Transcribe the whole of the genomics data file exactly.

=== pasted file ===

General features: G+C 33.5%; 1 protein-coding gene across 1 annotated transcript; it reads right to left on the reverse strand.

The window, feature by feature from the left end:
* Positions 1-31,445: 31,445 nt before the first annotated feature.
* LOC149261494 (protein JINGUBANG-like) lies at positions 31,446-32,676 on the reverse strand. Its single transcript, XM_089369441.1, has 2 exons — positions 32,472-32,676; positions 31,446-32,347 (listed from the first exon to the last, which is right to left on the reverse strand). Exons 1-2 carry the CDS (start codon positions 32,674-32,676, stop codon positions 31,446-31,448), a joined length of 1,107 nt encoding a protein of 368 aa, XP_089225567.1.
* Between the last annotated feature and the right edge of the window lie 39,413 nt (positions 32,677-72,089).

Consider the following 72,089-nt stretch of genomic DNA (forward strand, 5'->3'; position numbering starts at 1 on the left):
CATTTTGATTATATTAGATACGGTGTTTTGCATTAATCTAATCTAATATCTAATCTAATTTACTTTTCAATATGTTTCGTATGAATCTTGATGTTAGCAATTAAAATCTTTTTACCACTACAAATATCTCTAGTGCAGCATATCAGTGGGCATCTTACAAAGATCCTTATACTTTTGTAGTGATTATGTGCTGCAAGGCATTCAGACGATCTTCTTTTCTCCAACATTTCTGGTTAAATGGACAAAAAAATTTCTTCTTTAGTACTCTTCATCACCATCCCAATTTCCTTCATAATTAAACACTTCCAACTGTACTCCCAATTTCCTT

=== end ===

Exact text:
General features: G+C 33.5%; 1 protein-coding gene across 1 annotated transcript; it reads right to left on the reverse strand.

The window, feature by feature from the left end:
* Positions 1-31,445: 31,445 nt before the first annotated feature.
* LOC149261494 (protein JINGUBANG-like) lies at positions 31,446-32,676 on the reverse strand. Its single transcript, XM_089369441.1, has 2 exons — positions 32,472-32,676; positions 31,446-32,347 (listed from the first exon to the last, which is right to left on the reverse strand). Exons 1-2 carry the CDS (start codon positions 32,674-32,676, stop codon positions 31,446-31,448), a joined length of 1,107 nt encoding a protein of 368 aa, XP_089225567.1.
* Between the last annotated feature and the right edge of the window lie 39,413 nt (positions 32,677-72,089).

Consider the following 72,089-nt stretch of genomic DNA (forward strand, 5'->3'; position numbering starts at 1 on the left):
CATTTTGATTATATTAGATACGGTGTTTTGCATTAATCTAATCTAATATCTAATCTAATTTACTTTTCAATATGTTTCGTATGAATCTTGATGTTAGCAATTAAAATCTTTTTACCACTACAAATATCTCTAGTGCAGCATATCAGTGGGCATCTTACAAAGATCCTTATACTTTTGTAGTGATTATGTGCTGCAAGGCATTCAGACGATCTTCTTTTCTCCAACATTTCTGGTTAAATGGACAAAAAAATTTCTTCTTTAGTACTCTTCATCACCATCCCAATTTCCTTCATAATTAAACACTTCCAACTGTACTCCCAATTTCCTT